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Big concern? Hwy. 400 ONroute billboard a 'great big ... spam board'

Company official says Barrie is the only municipality that has applied its sign-bylaw regulations to proposed digital billboards
The Barrie ONroute on Highway 400 northbound, right before the Essa Road turnoff.

City councillors won’t sign off just yet on a proposed oversized billboard along Highway 400 in Barrie.

They decided Wednesday night to delay a decision until the May 1 council meeting.

“This sign is twice as high and three times as large as what is currently permitted in the city,” said Coun. Clare Riepma.

Permit World applied for a permanent exemption to the city’s sign bylaw to place a billboard sign, with two digital display boards, on commercial property owned by the province, and occupied by an ONroute ‘travel plaza’ and gasoline station, at 201 Fairview Rd., in Barrie. 

The proposed sign would be 15.2 metres high and have an overall advertising area of 60.82 metres, so it would exceed the maximum height of 7.5 metres permitted by an additional 7.7 metres. The property is also not vacant or undeveloped, as is required by the bylaw for these types of signs. 

“We must remember that when people are driving into the centre of our city, they will be presented with a great big — I hate to use the term, but I’m gonna — Spam board, and I’m not very favourable to this,” said Coun. Amy Courser.

Only Coun. Bryn Hamilton spoke in favour of the exemption, noting the city’s bylaw was not designed with signs along Highway 400 in mind.

“What is the big concern here?” she said. “It would be nice if there was some sort of benefit for us (the city). But I think we have to think beyond our city. This is a provincial initiative. 

“I do understand it falls outside the normal boundaries of our current bylaw, but I’m not really seeing why we would be pushing back significantly, other than it doesn’t fit our bylaw, so we can’t make accommodation when perhaps an accommodation should be given," Hamilton added. 

This application was made as part of a provincial initiative between the applicant, ONroute, and Ontario’s Ministry of Transportation (MTO) to install poster panel signs with two digital display boards at all 23 ONroute locations in the province.

The circumstances of the Barrie request are unique, as 201 Fairview is within city jurisdiction, with the property being owned by MTO. The majority of ONroute locations are in rural locations, outside of urban centres.

The property at 201 Fairview is zoned commercial, which allows for the placement of a poster panel sign. The proposed billboard’s placement is within the Highway 400 corridor boundaries, where signs require the MTO’s approval.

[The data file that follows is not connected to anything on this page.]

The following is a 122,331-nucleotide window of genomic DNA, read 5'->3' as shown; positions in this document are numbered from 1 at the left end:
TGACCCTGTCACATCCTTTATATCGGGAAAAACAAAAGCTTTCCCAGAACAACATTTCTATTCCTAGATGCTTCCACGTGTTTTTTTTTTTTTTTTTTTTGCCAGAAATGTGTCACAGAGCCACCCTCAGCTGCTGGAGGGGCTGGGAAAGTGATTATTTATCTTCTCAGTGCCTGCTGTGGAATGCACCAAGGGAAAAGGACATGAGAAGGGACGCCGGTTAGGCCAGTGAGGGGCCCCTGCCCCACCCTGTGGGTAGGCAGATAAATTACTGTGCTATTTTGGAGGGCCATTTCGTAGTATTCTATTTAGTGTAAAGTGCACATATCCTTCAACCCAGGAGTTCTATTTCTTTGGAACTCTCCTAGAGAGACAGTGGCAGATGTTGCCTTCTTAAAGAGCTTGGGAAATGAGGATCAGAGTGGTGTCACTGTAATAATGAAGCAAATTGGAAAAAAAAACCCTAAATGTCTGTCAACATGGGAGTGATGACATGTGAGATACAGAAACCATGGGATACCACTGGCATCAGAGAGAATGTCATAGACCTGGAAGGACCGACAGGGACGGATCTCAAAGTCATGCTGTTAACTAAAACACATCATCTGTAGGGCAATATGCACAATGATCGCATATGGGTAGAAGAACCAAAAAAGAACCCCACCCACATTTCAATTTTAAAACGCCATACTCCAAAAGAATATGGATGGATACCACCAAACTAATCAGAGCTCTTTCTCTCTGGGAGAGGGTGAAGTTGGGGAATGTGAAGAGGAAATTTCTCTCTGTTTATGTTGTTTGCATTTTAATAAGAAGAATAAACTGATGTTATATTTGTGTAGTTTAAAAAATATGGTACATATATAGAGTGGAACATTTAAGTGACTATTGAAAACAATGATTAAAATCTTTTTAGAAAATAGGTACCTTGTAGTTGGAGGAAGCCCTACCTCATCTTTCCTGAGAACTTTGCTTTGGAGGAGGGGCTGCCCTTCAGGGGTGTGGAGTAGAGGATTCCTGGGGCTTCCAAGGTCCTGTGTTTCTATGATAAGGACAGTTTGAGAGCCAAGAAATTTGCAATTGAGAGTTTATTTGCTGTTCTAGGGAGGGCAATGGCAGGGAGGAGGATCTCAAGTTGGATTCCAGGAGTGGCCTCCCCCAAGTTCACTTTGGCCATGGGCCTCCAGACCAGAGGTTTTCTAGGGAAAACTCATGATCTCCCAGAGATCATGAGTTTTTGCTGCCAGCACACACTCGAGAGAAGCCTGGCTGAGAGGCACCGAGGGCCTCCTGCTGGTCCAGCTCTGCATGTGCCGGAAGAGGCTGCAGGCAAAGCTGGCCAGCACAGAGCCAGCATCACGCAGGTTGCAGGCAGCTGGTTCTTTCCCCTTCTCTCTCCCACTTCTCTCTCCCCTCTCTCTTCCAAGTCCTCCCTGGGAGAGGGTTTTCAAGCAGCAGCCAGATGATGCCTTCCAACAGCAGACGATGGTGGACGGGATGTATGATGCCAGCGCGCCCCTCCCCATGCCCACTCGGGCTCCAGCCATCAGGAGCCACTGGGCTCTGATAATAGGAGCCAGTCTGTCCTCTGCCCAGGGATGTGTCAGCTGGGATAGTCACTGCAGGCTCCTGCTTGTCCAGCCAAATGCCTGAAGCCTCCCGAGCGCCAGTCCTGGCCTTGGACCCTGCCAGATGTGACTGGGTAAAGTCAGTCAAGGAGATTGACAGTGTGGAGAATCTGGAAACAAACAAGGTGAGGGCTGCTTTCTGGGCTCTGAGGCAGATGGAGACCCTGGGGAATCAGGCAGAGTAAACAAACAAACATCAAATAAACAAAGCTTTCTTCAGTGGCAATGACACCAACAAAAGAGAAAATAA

There is an MTO order that allows the billboard, but it must also meet all requirements of the local municipality. 

Melanie Teed-Murch, CEO of ONroute, said this is part of a $20-million, decade-long pilot project at the 23 ONRoute locations.

“Digital billboards are nothing new,” she said. 

Permit World's Shawna Petzoid said while these properties are owned by the province, ONroute manages their operation, and the province and ONroute are partners in the development, construction and the financial details. 

“The ability of the province to use this network of billboard signs for the dissemination of urgent messages is a significant benefit,” Petzoid said. “These boards can be used to display urgent messages to the travelling public, such as severe weather, dangerous road conditions, emergency road closures and Amber Alerts.”

Mayor Alex Nuttall didn’t buy all of those arguments, however.

“The idea when there’s traffic jams on the 400, the sign could help divert traffic…” he said. “It takes forever to get around our city at that point. The idea that we would then have a sign that’s going to divert people through the city, I don’t think would be helpful to us.”

Nuttall also noted the deal allows for ONroute, an advertising partner and the province to all receive a financial benefit from it.

“The financial benefit to the province is a shared revenue stream during the time and duration of the project, so it’s a 10-year project contemplated and the pilot allows for the selling of space and advertising and part of that revenue goes back to the province,” Teed-Murch. said.

Petzoid said Barrie is the only municipality that has applied sign-bylaw regulations to the proposed billboards, and that all other Ontario municipalities have exempted them from sign regulations. She also said Barrie’s sign bylaw is not designed to deal with digital billboards facing the 400.

Deputy Mayor Robert Thomson’s deferral motion is designed to give Nuttall an opportunity to contact the province and find a solution, he said. 


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Bob Bruton

About the Author: Bob Bruton

Bob Bruton is a full-time BarrieToday reporter who covers politics and city hall.
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